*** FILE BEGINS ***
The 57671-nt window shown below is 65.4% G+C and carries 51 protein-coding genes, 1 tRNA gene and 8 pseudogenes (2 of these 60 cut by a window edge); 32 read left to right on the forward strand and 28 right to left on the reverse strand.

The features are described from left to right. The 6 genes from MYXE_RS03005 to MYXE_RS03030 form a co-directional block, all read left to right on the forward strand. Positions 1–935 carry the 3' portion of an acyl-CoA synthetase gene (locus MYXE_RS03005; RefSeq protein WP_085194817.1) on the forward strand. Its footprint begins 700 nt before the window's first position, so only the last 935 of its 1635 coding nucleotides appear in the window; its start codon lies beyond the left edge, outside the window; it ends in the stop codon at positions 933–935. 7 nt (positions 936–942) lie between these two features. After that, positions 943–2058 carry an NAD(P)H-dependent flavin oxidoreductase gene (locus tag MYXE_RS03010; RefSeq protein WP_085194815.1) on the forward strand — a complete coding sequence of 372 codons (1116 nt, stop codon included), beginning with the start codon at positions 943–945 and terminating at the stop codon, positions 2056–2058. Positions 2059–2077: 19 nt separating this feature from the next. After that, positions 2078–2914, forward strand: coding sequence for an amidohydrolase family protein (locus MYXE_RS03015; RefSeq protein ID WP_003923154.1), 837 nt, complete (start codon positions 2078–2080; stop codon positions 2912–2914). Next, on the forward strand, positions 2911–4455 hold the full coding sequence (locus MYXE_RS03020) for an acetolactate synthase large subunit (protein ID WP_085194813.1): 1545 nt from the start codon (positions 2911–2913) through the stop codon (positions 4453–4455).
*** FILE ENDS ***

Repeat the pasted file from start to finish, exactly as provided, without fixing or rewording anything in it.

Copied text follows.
The 57671-nt window shown below is 65.4% G+C and carries 51 protein-coding genes, 1 tRNA gene and 8 pseudogenes (2 of these 60 cut by a window edge); 32 read left to right on the forward strand and 28 right to left on the reverse strand.

The features are described from left to right. The 6 genes from MYXE_RS03005 to MYXE_RS03030 form a co-directional block, all read left to right on the forward strand. Positions 1–935 carry the 3' portion of an acyl-CoA synthetase gene (locus MYXE_RS03005; RefSeq protein WP_085194817.1) on the forward strand. Its footprint begins 700 nt before the window's first position, so only the last 935 of its 1635 coding nucleotides appear in the window; its start codon lies beyond the left edge, outside the window; it ends in the stop codon at positions 933–935. 7 nt (positions 936–942) lie between these two features. After that, positions 943–2058 carry an NAD(P)H-dependent flavin oxidoreductase gene (locus tag MYXE_RS03010; RefSeq protein WP_085194815.1) on the forward strand — a complete coding sequence of 372 codons (1116 nt, stop codon included), beginning with the start codon at positions 943–945 and terminating at the stop codon, positions 2056–2058. Positions 2059–2077: 19 nt separating this feature from the next. After that, positions 2078–2914, forward strand: coding sequence for an amidohydrolase family protein (locus MYXE_RS03015; RefSeq protein ID WP_003923154.1), 837 nt, complete (start codon positions 2078–2080; stop codon positions 2912–2914). Next, on the forward strand, positions 2911–4455 hold the full coding sequence (locus MYXE_RS03020) for an acetolactate synthase large subunit (protein ID WP_085194813.1): 1545 nt from the start codon (positions 2911–2913) through the stop codon (positions 4453–4455).